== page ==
By Emmett Prosser Special to Published Oct 16, 2009 at 4:51 PM

Junior guard Dwight Buycks is majoring in communications at Marquette. After his first interview session of the season Wednesday, he's already got the public relations thing down.

He might want to add political science to his course load.

At Marquette's basketball media day, Buycks was speaking words coaches love to hear. He even wanted to talk about practice.

"My main thing is defense," said Buycks. "Defense is going to be what sets the tone to get us wins."

Buycks earned All-America honors last season at the shooting guard spot at Indian Hills Junior College, but he's ready to sacrifice some of his offense to stay on the floor, where he can display his court vision and ability to play multiple positions, either.

"With one point guard down, I have no problem slowing down the scoring role," he said. "I feel I can help contribute at the point guard spot also."

Buycks doesn't seem to be too concerned about the fact that when the Golden Eagles begin to practice Friday night, they will count on six newcomers to help replace four starters... including a trio players that ranked first, third and eighth on the school's all-time scoring list.

"We (the new players) are coming in with the mindset that we can be a leader, too," he said.

While 50 percent of Marquette's 2009-'10 roster hasn't played a minute of Division I hoops, confidence doesn't seem to be an issue for coach Buzz Williams' second recruiting class.

"Their versatility might turn out to be their biggest strength," Williams said. "But so much is going to be expected of them early... and everything will be new to them."

Last year, Williams had a pretty clear idea what his starting five would look like. Jerel McNeal, Dominic James and Wesley Matthews were all 1,000-point scorers prior to their senior seasons.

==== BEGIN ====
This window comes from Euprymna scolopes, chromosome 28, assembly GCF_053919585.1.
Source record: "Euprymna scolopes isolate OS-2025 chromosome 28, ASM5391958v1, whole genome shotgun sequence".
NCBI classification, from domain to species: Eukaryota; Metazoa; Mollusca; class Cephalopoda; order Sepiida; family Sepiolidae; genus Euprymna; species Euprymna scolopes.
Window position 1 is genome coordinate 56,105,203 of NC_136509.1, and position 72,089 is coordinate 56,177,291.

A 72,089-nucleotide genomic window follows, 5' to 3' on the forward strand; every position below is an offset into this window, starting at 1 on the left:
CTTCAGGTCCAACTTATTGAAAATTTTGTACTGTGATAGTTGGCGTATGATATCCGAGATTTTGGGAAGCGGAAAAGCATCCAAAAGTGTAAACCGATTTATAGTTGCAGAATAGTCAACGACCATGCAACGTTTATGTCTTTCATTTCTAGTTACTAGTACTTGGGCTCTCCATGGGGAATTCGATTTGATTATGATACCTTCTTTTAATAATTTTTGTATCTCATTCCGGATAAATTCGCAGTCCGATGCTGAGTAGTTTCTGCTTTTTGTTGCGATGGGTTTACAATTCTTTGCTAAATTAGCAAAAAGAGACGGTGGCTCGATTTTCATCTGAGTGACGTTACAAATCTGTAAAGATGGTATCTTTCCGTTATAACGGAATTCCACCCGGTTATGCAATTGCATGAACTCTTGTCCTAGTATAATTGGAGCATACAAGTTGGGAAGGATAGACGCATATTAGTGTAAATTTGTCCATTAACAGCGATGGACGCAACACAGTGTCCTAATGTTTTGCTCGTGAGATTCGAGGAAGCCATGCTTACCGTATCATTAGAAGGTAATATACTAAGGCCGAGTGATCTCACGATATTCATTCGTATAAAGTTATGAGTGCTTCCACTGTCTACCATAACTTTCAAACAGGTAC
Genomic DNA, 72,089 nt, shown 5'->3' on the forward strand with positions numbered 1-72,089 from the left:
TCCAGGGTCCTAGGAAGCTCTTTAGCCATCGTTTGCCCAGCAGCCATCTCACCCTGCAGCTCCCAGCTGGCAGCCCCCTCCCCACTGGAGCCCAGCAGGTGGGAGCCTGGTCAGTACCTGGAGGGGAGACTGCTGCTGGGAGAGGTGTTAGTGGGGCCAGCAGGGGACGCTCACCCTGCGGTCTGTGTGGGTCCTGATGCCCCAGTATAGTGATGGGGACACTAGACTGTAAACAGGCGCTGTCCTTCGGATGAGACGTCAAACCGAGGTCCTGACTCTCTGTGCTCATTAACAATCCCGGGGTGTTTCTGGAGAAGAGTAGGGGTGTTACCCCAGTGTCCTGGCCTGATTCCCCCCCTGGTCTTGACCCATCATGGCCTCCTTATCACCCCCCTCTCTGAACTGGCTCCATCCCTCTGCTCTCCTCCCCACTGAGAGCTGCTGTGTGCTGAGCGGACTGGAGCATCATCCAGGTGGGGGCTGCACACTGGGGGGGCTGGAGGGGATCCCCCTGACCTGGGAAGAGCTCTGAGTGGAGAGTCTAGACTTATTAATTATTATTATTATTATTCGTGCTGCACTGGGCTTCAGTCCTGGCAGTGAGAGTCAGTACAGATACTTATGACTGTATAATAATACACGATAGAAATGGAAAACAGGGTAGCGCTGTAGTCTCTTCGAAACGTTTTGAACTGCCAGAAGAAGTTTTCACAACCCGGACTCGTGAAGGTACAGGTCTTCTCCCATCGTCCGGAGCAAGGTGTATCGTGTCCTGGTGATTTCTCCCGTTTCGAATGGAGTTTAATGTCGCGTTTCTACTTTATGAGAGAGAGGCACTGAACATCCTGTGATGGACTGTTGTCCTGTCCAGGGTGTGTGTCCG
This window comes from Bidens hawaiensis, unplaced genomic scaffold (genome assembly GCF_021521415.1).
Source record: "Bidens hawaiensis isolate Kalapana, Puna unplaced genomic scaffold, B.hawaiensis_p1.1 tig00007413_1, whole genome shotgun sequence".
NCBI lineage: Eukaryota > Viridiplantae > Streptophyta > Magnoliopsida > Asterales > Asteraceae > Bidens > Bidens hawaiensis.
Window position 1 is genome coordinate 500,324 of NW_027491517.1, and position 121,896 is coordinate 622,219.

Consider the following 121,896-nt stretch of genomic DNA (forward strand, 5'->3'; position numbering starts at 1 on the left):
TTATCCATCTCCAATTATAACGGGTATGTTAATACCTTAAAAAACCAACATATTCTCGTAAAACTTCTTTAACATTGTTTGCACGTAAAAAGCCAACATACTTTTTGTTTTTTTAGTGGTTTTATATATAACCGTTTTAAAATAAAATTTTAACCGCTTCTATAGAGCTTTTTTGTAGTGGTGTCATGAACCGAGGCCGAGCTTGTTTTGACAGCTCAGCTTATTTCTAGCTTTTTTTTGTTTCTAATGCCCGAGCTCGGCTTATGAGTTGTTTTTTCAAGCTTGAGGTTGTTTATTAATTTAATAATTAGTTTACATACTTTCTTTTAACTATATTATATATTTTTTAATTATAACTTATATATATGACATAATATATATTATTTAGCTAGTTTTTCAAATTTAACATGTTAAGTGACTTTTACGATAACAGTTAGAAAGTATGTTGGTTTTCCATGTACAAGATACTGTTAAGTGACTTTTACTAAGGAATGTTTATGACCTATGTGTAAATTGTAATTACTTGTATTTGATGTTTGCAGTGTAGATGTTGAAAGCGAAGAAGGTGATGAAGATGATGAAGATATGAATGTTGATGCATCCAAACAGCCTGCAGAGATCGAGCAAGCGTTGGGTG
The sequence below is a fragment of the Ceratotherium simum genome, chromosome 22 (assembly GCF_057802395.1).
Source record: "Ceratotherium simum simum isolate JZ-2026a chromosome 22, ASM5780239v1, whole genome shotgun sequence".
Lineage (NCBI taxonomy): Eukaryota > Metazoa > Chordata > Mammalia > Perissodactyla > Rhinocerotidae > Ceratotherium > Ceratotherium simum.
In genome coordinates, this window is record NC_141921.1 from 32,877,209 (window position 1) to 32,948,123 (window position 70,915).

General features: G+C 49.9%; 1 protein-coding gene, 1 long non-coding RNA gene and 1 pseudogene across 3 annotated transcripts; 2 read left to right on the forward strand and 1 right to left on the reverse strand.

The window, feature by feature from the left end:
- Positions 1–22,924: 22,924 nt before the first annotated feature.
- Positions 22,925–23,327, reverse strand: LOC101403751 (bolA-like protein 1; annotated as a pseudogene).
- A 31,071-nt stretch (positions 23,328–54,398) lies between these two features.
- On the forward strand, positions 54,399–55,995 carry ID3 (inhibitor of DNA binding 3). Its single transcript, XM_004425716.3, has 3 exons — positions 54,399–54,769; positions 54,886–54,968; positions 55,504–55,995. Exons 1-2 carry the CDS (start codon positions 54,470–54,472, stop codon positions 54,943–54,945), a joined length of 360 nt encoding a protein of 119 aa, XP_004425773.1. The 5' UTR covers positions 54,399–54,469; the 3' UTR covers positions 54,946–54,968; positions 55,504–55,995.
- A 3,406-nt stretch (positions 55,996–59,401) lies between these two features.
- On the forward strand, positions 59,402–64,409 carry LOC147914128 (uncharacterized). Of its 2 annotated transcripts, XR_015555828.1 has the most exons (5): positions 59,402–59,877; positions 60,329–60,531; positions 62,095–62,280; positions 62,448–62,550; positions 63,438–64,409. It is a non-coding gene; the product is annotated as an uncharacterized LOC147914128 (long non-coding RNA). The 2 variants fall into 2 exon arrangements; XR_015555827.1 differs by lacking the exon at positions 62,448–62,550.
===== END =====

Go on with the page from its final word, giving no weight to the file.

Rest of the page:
This season is marked by plenty of questions. Playing time is up for grabs in a rotation that includes just one returning starter -- senior Lazar Hayward.

A season-ending Achilles injury to freshman Junior Cadougan leaves the Golden Eagles with just one true point guard. Buycks might be one of three players to spell senior Maurice Acker. In addition to averaging 17.5 points per game last season, Buycks dished out nearly five assists per game.

Wisconsin high school player of the year Jeronne Maymon should see action at both forward spots. Maymon had a bit of trouble with the pace of Williams' introductory boot camp, where the workload was slightly different from his practices at Madison Memorial.

"He probably would have left the first day if he would have had a ride," Williams joked.

Though Maymon and Buycks are former all-state standouts, the current coaching staff has taken an aggressive, national approach to recruiting. Since his arrival, most of the players Williams has signed are not from the Midwest.

Combination guard Darius Johnson-Odom is another junior college All-American. He attended high school in North Carolina. Cadougan and fellow freshman Erik Williams join three other players on the Marquette roster with ties to Texas. Center Youssopha Mbao attended prep school in Simi Valley, Calif.

"I don't think you can win past spring break only recruiting the state of Wisconsin," Williams said. "If you want to win on an elite level, you have to recruit nationally."

With all the new faces in new places on the court, you can bet that pre-season workouts will be competitive. With so many minutes still in question, October and November play might get more than a little bit physical.

"People are going to be going at it," said Acker. "It's going to be real heated in practice."

Like Buycks, Acker is confident that this inexperienced bunch is ready to play.

"We've got a young team, but we have a lot of talent," he said. "I can just tell by the work ethic that these guys are going to help us win."


Emmett Prosser Special to

Emmett Prosser is a former sports producer at Milwaukee Journal Sentinel Online and has covered the Brewers, Bucks and Marquette basketball in many capacities for 13 years.

Prosser also signed a year's worth of 10-day contracts with the Cleveland Cavaliers' media relations department after graduating from Xavier University so he could get three-point shooting tips from NBA great Mark Price. The son of an English teacher and former basketball coach, Prosser attended Marquette high school.

In his spare time, Prosser enjoys live music and fooling people into making them believe he can play the drums. He also serves on the board of directiors for United Cerebral Palsy.